- Researching into this really opened a rabbit hole into areas of Super that I never knew existed and I really feel like there are too many edge cases. I believe this area is a prime candidate for simplification.
- A $500,000 lifetime after-tax contributions cap.
- This one is easy to explain and (apart from arguing around the amount) is a great idea. It is designed to stop people sticking all their investments into super and getting a much lower tax rate on them. Basically the government is saying “Super is for making sure you have enough money to retire on – the end”.
- An increase in the low-income level for contributions to your spouse/de facto.
- The income limit for the low-income spouse/de facto contributions offset increased from $10,800 to $37,000. This should mean a much larger portion of the population is able to top-up their partners super. One important thing about this is that if your partner stops work for whatever reason, it will allow you to keep their super going. Obviously this will be good for new mothers, but also for anyone leaving full-time employment to work on a business or live off their passive income. If one partner still has a reasonable income, they can now keep the super (and future tax benefits) of the other person rolling along.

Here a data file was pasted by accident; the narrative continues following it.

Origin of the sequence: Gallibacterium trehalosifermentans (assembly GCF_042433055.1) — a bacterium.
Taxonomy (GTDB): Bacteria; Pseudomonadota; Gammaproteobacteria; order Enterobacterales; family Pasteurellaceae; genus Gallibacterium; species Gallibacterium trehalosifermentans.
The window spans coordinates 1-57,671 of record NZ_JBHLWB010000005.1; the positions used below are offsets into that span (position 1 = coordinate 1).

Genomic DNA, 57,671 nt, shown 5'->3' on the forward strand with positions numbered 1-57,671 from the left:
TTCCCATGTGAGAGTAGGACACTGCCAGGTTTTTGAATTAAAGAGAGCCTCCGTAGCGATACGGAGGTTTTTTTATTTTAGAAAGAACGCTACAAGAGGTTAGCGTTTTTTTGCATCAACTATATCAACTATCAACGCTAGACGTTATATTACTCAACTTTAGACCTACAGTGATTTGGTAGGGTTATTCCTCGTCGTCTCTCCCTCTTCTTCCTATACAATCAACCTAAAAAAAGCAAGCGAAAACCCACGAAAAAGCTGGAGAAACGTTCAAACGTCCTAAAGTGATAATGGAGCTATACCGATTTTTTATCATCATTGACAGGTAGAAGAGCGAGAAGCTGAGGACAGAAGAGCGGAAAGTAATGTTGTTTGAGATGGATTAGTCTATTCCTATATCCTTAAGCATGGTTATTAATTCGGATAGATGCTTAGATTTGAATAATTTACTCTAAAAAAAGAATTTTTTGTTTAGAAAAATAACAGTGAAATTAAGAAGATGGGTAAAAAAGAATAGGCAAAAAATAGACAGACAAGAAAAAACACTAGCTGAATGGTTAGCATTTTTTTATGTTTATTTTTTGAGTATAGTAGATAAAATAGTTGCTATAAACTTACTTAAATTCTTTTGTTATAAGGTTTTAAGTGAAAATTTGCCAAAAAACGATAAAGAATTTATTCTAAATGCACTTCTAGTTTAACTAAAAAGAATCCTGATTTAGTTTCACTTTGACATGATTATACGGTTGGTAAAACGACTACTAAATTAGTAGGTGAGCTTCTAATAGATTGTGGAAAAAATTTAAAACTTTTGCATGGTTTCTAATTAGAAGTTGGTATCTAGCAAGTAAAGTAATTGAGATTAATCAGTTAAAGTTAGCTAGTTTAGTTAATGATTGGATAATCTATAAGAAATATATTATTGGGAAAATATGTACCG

Now there are also a bunch of others that I am not even going to mention here (the ones above just had nice numbers). So if you think they could impact you in the slightest, go and have a read or a read or a read or a read or a google. If you still don’t know, you could always find an accountant to assist you.
Well, that is enough super for me for a while. If you haven’t checked yours for a while, who not go check on how it is going? And don’t forget to check out part #1 on bracket creep if you haven’t already.